To maybe put it lightly, it's been an adjustment period offensively for the Chicago Bulls this season. The move from a highly structured offense into one with a more free-flowing philosophy has been a push-pull for the players. Though if there's one thing Fred Hoiberg can rely on that will be successfully executed with each passing game, it's the lob set featuring Pau Gasol to Jimmy Butler. In a season of inconsistencies for the Bulls as they adjust to a new offense, they've managed to find at least one consistency.
There's nothing overly complex when it comes to the Gasol to Butler lob, however with the personnel involved combined with the weak-side action, it makes it difficult to defend, as most teams have figured out. Opposing teams, have gone several different routes as a means of defending the play, but each of those being unsuccessful. With that being said, let's take a look at what makes this set so potent, and how teams have attempted to defend it.
The set will start with a shooter, let it be Doug McDermott, Nikola Mirotic or Tony Snell on the strong-side block. While this time it didn't happen (though we'll see it later), Gasol will screen for Butler freeing him to set the on-ball screen for Derrick Rose.
At the same time, even though Joakim Noah doesn't do as well of a job this time, he'll set a down screen for McDermott, and Butler slips the screen for Rose sprinting to the basket:
There looks to be some slight miscommunication from the Detroit Pistons defending this set, but Kentavious Caldwell-Pope and Steve Blake switch the screen between Rose and Butler. Blake, as you guessed, isn't quick enough nor has the verticality to contest the lob to Butler:
Look at how wide open everything is below the free throw line, why is this? Andre Drummond can't help off of Gasol given his ability to hit that 20 footer, in addition to the threat of McDermott coming off a down screen from Noah, Marcus Morris and Ersan Ilyasova cannot provide help on the lob.
This same set isn't always ran with Rose either, as with his own ability to drive into the teeth of the defense, Aaron Brooks can present a viable threat off this action too. Against the Dallas Mavericks the day after Christmas, the Bulls once more ran this set play.
Here Dallas' Wes Matthews defends the slip screen by Butler by trailing him on the play:
As seen in the previous clip from Detroit, everything with this play from the Bulls end is executed from above the free throw line, preventing any sort of help defense on the lob.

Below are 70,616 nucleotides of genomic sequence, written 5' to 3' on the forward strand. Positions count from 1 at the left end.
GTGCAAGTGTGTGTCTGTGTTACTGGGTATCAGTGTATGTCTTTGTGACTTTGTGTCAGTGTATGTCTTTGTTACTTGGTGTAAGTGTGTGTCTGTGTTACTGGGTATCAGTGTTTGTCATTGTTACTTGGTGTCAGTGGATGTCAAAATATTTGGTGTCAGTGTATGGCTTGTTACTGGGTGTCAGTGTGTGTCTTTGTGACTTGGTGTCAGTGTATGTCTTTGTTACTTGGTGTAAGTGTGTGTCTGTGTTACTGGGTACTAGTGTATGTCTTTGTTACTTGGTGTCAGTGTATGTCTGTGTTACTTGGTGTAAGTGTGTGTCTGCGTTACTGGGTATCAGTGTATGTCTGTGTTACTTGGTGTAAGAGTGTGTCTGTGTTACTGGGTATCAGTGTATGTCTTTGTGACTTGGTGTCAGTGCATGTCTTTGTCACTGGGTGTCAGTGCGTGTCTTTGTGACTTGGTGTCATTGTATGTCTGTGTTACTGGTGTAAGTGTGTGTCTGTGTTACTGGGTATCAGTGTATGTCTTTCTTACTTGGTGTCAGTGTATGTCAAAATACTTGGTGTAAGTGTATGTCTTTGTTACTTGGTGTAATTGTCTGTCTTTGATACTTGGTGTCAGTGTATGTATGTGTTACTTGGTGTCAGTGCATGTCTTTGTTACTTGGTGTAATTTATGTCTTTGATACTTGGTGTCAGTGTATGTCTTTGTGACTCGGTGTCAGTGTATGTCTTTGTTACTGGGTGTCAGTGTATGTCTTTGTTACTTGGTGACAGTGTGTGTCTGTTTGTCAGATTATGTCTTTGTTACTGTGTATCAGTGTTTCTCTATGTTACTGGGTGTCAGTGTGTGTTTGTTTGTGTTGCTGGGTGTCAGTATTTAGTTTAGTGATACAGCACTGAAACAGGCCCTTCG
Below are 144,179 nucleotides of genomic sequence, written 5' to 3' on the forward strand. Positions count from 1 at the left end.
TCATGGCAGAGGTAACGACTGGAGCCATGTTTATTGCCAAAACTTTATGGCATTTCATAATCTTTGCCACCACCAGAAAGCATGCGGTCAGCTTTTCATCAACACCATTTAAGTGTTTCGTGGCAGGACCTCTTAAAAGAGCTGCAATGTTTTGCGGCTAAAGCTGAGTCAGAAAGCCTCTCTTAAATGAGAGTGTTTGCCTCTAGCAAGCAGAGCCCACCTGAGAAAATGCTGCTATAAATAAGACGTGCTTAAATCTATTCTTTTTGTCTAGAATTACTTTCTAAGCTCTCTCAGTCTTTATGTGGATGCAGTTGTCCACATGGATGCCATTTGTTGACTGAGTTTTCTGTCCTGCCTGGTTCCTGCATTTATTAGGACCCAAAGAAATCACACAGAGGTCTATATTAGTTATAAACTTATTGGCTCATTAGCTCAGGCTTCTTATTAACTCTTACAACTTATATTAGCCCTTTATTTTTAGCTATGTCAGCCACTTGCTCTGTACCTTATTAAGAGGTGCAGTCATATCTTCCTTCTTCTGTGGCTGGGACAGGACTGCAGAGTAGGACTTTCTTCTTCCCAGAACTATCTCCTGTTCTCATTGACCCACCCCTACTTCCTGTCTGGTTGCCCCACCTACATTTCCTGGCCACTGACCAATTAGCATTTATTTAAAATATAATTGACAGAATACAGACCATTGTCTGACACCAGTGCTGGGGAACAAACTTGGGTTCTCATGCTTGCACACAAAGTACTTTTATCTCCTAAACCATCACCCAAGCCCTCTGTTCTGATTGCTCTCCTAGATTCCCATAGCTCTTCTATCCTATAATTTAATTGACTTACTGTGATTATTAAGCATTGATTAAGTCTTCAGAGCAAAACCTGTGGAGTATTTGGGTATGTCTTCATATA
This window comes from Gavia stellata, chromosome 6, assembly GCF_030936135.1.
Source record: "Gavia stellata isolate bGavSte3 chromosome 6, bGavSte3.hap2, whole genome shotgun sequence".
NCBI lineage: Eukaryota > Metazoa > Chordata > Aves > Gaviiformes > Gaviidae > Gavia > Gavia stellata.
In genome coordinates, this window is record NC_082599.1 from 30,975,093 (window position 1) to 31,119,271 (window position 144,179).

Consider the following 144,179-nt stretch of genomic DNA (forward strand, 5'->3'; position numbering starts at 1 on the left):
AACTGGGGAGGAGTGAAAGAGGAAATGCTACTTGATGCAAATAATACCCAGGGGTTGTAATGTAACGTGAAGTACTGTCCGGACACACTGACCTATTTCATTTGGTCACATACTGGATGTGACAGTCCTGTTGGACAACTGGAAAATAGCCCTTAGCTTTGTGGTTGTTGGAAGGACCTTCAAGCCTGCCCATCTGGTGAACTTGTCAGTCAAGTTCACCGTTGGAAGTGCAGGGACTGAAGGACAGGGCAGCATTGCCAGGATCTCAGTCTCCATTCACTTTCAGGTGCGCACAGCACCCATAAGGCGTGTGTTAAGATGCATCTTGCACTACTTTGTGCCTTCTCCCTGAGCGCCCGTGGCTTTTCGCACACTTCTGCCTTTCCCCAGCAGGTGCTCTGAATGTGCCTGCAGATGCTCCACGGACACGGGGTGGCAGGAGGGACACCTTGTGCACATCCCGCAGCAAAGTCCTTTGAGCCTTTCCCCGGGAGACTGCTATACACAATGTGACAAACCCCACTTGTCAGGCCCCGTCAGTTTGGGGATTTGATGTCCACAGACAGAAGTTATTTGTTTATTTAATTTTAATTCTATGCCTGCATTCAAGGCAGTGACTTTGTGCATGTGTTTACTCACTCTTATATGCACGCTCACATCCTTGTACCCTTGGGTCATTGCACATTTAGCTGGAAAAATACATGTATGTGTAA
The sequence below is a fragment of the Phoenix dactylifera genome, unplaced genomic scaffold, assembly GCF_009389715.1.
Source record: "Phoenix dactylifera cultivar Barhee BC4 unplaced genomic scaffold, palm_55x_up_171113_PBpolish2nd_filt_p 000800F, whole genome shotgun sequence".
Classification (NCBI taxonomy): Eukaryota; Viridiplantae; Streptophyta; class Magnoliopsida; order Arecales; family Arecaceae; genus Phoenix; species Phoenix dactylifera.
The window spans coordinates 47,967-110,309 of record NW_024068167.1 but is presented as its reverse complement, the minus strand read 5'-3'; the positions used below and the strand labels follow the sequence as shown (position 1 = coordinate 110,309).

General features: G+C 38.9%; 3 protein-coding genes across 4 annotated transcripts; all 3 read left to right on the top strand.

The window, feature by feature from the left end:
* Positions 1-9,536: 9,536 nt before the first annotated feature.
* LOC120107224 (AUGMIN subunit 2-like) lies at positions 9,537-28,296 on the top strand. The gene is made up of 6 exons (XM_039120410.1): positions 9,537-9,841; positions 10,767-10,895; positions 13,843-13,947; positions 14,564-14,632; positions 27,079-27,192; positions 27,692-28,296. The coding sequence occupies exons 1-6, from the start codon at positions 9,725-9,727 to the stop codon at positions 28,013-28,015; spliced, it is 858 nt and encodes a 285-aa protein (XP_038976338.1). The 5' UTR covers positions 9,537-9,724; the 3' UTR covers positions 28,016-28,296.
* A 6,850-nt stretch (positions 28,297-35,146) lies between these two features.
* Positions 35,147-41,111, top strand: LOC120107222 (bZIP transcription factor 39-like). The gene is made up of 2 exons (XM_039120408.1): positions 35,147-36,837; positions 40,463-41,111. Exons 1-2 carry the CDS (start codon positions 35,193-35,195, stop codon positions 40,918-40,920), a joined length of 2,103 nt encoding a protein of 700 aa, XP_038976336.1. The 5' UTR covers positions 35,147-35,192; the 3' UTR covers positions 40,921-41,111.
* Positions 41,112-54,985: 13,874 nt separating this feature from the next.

Wes Matthews, never exactly an "explosive" player is coming off a recent torn achilles tendon, has no chance of leaping with Butler to try and break up the lob.
Trailing the slip could have worked given the right personnel, but with Matthews being the one defending the play, it served little to no chance for Dallas to defend it.
Against the Knicks on New Year's Day, Chicago was slowed on this set, as New York successfully stopped the initial action.
When Butler comes over to set the on-ball screen, Arron Afflalo hedges while Jose Calderon drops underneath the screen stepping in front of Butler's slip, reading the play correctly.
With Calderon on his backside, Butler knows he has no chance of defending him in this position, as he spins around him towards the basket:
Knicks rookie Kristaps Porzingis does a fairly decent job of staying home on the outer edges of the lane. Although, with the weak-side screening between Taj Gibson and Niko, he can't cheat all the way in the lane, leaving a wide open alley-oop to Butler:
For the most part, the Knicks defended the initial screen and pressured Gasol on the lob pass well. But it was Butler's counter move in addition to the weak-side movement from Niko and Taj that prevent New York from stopping the lob.
When ran last week versus the Milwaukee Bucks, the lob set put into focus how dangerous the other elements of this play are.
As mentioned earlier, the beginning of this play will usually start with Pau setting a screen to get Butler open:
But when the on-ball screen is set by Butler, with the threat of Rose driving middle towards the basket, Milwaukee's Giannis Antetokounmpo hedges hard to prevent that:
John Henson is in great position initially to defend the lob, but as Rose swings the ball back to Gasol, Henson can't afford to leave him wide open, because as mentioned previously, his ability to knock that down at a high rate.
And with Henson running back out to Pau, Giannis doesn't recover from the hedge in time leaving Butler wide open for the layup. This specific play against Milwaukee encompasses how the threat of Gasol and Rose, again combined with the weak-side action, open things up for the lob.
With the season now in the New Year, opposing teams have yet to truly figure out how to effectively defend the Gasol to Butler lob set. We've seen teams defend parts of the set well, but never entirely all the way through. Eventually, someone will crack the code, and how Hoiberg implements counters once that does happen, will be fun to watch.